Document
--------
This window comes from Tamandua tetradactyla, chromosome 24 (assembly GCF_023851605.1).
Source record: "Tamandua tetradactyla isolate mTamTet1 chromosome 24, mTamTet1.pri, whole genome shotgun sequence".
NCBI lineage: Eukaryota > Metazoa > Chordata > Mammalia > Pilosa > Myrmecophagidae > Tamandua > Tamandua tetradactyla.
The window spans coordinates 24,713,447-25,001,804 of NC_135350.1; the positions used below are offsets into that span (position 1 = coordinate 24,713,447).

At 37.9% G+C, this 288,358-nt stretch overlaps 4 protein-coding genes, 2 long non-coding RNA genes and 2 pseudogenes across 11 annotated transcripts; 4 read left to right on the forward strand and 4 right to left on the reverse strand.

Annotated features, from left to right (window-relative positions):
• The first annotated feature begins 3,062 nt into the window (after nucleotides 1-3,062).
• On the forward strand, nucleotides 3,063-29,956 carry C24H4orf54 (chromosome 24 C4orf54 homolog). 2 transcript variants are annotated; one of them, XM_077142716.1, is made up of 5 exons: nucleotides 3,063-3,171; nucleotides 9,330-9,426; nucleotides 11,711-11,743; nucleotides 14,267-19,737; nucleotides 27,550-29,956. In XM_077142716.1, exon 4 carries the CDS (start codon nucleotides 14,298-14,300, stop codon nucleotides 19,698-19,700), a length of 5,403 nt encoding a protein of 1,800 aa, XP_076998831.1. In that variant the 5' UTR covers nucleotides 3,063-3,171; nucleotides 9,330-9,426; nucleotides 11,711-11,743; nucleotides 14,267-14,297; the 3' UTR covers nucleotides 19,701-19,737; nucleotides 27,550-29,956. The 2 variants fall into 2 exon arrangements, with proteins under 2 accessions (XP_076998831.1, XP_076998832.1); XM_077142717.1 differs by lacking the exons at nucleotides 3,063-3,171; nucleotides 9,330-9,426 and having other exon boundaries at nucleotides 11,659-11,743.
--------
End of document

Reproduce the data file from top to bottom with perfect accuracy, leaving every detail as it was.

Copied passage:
This window comes from Tamandua tetradactyla, chromosome 24 (assembly GCF_023851605.1).
Source record: "Tamandua tetradactyla isolate mTamTet1 chromosome 24, mTamTet1.pri, whole genome shotgun sequence".
NCBI lineage: Eukaryota > Metazoa > Chordata > Mammalia > Pilosa > Myrmecophagidae > Tamandua > Tamandua tetradactyla.
The window spans coordinates 24,713,447-25,001,804 of NC_135350.1; the positions used below are offsets into that span (position 1 = coordinate 24,713,447).

At 37.9% G+C, this 288,358-nt stretch overlaps 4 protein-coding genes, 2 long non-coding RNA genes and 2 pseudogenes across 11 annotated transcripts; 4 read left to right on the forward strand and 4 right to left on the reverse strand.

Annotated features, from left to right (window-relative positions):
• The first annotated feature begins 3,062 nt into the window (after nucleotides 1-3,062).
• On the forward strand, nucleotides 3,063-29,956 carry C24H4orf54 (chromosome 24 C4orf54 homolog). 2 transcript variants are annotated; one of them, XM_077142716.1, is made up of 5 exons: nucleotides 3,063-3,171; nucleotides 9,330-9,426; nucleotides 11,711-11,743; nucleotides 14,267-19,737; nucleotides 27,550-29,956. In XM_077142716.1, exon 4 carries the CDS (start codon nucleotides 14,298-14,300, stop codon nucleotides 19,698-19,700), a length of 5,403 nt encoding a protein of 1,800 aa, XP_076998831.1. In that variant the 5' UTR covers nucleotides 3,063-3,171; nucleotides 9,330-9,426; nucleotides 11,711-11,743; nucleotides 14,267-14,297; the 3' UTR covers nucleotides 19,701-19,737; nucleotides 27,550-29,956. The 2 variants fall into 2 exon arrangements, with proteins under 2 accessions (XP_076998831.1, XP_076998832.1); XM_077142717.1 differs by lacking the exons at nucleotides 3,063-3,171; nucleotides 9,330-9,426 and having other exon boundaries at nucleotides 11,659-11,743.